Cogongrass (Imperata cylindrica (L.) Beauv.) is a Southeast Asian warm-season perennial grass species that has spread to all continents except Antarctica. It is considered among the worst problematic weeds on a global scale. Control of cogongrass is difficult, especially in forests. This 6-page fact sheet written by Patrick J. Minogue, Brent V. Brodbeck, and James H. Miller and published by the UF/IFAS School of Forest Resources and Conservation presents recommendations for control strategies that will work in mixed pine-hardwood forests and pine forests.
Arundo donax (L.), also known as giant reed, is a tall, fast-growing, bamboo-like grass that under ideal conditions can reach a height of up to 30 feet and a stem diameter up to 1.5 inches. Giant reed is invasive and difficult to control and has caused economic losses in California, Nevada, Utah, Arizona, New Mexico, and Texas. This species was introduced to Florida over 100 years ago and is currently naturalized in at least 26 of the 67 Florida counties. So far giant reed has not proved problematic in Florida, but recent permitting of its planting for bioenergy feed stock may increase the risk that it could naturalize into plant communities in Florida and other southeastern states and potentially cause economic losses as well as harm to native species and habitats. This 5-page fact sheet written by Pat Minogue and Seth Wright and published by the School of Forest Resources and Conservation describes the biology of this species and explains some strategies for its control.
The effectiveness and safe use of herbicides registered for forest vegetation management in Florida requires developing site-specific herbicide prescriptions made with careful consideration of site factors and knowledge of the chemical and physical properties of herbicides and their effects on biological systems. This 9-page fact sheet was written by Anna Osiecka and Patrick J. Minogue, and published by the UF Department of School of Forest Resources and Conservation, May 2011.
Developing a herbicide treatment prescription is a complex process that involves matching a suitable herbicide program with a specific silvicultural operation and an overall management objective. This 8-page fact sheet reviews important considerations in developing effective and environmentally sound herbicide recommendations for managing vegetation in forests. It is intended for use by private forest land owners, foresters, and other land managers. Written by Anna Osiecka and Patrick J. Minogue and published by the UF Department of School of Forest Resources and Conservation, May 2011.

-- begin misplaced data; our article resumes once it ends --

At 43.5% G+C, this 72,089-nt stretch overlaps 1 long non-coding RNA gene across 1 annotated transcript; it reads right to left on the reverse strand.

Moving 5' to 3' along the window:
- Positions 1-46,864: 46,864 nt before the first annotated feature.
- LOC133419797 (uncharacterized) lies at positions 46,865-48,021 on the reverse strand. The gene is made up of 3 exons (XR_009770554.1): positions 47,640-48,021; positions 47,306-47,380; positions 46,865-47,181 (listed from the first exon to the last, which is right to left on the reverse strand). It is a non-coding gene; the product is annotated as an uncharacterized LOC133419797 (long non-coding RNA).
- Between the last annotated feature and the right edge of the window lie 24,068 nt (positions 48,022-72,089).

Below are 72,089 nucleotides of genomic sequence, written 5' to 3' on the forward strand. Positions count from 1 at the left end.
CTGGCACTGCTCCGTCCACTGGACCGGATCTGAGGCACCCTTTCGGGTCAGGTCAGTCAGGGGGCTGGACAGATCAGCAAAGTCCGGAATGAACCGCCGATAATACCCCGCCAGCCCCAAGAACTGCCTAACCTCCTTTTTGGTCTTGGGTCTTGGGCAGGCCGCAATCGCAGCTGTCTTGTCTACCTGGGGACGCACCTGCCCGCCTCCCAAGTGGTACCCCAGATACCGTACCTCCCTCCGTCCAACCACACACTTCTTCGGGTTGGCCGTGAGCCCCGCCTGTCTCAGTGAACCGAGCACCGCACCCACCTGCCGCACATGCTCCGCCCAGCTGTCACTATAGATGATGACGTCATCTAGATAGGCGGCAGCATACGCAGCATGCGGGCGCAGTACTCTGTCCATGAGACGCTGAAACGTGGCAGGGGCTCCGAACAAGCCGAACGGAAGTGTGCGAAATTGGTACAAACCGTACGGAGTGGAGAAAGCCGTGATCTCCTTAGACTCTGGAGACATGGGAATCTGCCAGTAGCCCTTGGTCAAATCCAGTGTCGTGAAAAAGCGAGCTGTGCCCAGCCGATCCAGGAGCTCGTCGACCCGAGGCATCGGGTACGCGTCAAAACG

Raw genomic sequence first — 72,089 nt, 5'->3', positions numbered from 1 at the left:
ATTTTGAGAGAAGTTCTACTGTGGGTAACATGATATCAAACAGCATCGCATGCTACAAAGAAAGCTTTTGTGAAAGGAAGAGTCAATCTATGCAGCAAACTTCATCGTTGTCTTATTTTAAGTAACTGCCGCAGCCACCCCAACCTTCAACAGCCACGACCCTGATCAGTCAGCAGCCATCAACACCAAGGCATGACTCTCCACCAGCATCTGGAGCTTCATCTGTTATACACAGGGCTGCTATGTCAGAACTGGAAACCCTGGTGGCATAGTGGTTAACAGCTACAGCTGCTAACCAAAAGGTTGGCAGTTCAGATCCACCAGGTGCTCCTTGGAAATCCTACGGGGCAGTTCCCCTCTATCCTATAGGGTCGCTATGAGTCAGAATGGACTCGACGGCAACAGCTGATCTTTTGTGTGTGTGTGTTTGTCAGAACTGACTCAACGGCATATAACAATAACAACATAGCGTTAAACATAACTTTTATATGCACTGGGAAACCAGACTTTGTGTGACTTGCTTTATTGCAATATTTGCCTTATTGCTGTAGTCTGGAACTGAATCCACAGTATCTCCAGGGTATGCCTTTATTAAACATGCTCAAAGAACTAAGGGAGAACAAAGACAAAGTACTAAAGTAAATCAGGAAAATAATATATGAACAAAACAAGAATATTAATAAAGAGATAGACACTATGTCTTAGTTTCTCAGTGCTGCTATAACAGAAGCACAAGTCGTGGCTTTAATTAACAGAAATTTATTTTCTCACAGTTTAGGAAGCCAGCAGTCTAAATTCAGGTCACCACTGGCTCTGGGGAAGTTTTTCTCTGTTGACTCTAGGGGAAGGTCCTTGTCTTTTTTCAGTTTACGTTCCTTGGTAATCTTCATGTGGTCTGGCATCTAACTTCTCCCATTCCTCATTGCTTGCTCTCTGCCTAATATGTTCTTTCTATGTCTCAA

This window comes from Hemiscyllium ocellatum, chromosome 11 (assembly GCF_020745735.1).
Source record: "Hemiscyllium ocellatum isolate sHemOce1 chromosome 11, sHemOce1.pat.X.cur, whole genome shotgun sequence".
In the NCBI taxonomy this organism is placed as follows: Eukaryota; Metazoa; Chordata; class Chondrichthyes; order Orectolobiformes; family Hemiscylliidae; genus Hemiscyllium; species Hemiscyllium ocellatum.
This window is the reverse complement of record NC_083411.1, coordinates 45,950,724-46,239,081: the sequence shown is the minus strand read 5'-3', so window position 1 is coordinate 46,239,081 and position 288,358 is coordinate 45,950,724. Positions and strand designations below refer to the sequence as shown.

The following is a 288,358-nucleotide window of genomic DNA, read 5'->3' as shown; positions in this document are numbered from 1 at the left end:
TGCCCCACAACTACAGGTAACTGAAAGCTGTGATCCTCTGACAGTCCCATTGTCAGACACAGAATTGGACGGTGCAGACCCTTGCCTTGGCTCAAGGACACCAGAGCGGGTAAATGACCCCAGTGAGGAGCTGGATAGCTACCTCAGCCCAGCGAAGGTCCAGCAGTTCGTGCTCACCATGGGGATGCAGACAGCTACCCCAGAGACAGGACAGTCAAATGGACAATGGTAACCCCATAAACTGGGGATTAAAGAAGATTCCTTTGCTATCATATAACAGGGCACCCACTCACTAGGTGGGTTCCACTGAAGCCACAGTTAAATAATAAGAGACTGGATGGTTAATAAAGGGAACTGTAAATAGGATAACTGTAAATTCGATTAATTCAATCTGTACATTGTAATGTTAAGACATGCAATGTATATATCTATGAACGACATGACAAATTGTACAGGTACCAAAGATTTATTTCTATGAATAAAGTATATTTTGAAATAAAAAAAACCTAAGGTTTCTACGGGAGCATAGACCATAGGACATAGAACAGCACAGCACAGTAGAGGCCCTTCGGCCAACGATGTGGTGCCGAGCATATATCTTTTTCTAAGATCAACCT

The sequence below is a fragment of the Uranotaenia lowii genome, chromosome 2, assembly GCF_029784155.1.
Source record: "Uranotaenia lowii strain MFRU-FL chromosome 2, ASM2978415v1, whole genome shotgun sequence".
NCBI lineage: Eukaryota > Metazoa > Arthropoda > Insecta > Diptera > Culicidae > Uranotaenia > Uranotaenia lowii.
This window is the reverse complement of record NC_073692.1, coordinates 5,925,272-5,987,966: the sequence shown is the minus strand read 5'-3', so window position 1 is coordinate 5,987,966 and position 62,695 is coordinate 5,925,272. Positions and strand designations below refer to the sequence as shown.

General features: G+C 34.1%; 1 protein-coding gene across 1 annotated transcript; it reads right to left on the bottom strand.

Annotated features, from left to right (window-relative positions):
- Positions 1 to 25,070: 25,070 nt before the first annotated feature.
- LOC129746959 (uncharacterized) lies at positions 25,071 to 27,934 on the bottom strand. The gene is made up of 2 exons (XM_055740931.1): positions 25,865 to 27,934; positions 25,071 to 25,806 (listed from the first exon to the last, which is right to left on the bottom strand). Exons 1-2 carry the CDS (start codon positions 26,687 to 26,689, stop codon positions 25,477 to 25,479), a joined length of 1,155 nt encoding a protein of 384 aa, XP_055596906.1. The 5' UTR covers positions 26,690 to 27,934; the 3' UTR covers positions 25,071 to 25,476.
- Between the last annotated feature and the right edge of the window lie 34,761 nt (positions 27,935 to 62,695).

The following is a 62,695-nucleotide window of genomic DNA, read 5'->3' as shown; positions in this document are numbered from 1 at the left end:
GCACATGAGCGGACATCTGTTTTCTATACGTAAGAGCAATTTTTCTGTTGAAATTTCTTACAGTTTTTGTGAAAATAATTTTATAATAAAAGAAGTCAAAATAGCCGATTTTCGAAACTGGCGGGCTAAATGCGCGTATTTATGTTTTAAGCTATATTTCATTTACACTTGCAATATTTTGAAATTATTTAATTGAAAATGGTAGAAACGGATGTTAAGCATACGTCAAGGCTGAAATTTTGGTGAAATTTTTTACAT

Saw palmetto is a shrubby palm species native to Florida and common throughout the state. Despite its beneficial uses, saw palmetto is a serious weed problem in pastures, forests, and non-cropland areas, and control of this common native plant is often necessary. This 4-page fact sheet provides mechanical and chemical control recommendations. Written by Brandon Fast, Jason Ferrell, and Brent Sellers, and published by the UF Department of Agronomy, March 2011.
Revised! Circular 1475, a 14-page fact sheet by Anna Osiecka, Patrick Minogue, Alan Long, Jarek Nowak, and Mark Mossler, provides comprehensive information about the herbicides currently registered for use in Florida pine plantations. Published by the UF School of Forest Resources and Conservation, February 2009.
FOR180, an 8-page illustrated fact sheet by Rien M. Visser, Bruce Hull, Sarah F. Ashton, and Martha C. Monroe, discusses the mechanical means to manage vegetation in interface forests and reviews available technologies that may be most useful in small, visible, and sensitive forests that are typical of the interface. Includes references. Published by the UF School of Forest Resources and Conservation, October 2008.
FOR-191, a 3-page illustrated fact sheet by Rick Williams and Patrick J. Minogue, describes the biology and management strategies for this noxious weed native to warm regions of southeast Asia that can cause loss of productive forest areas, hinder forest activities and severely degrade wildlife habitat by replacing native plants. Includes references. Published by the UF School of Forest Resources and Conservation, May 2008.
FOR-189, a 3-page illustrated fact sheet by Rick Williams and Patrick Minogue, describes this semi-evergreen to evergreen thick-forming shrub which was introduced as an ornamental shrub in the South in 1852 and is widely naturalized in the Panhandle and northern counties — its biology and management strategies. Includes references. Published by the UF School of Forest Resources and Conservation, July 2008.
FOR-190, a 3-page illustrated fact sheet by Rick Williams and Patrick Minogue, describes this noxious weed introduced originally for oil production and favored as an ornamental, its biology and management strategies.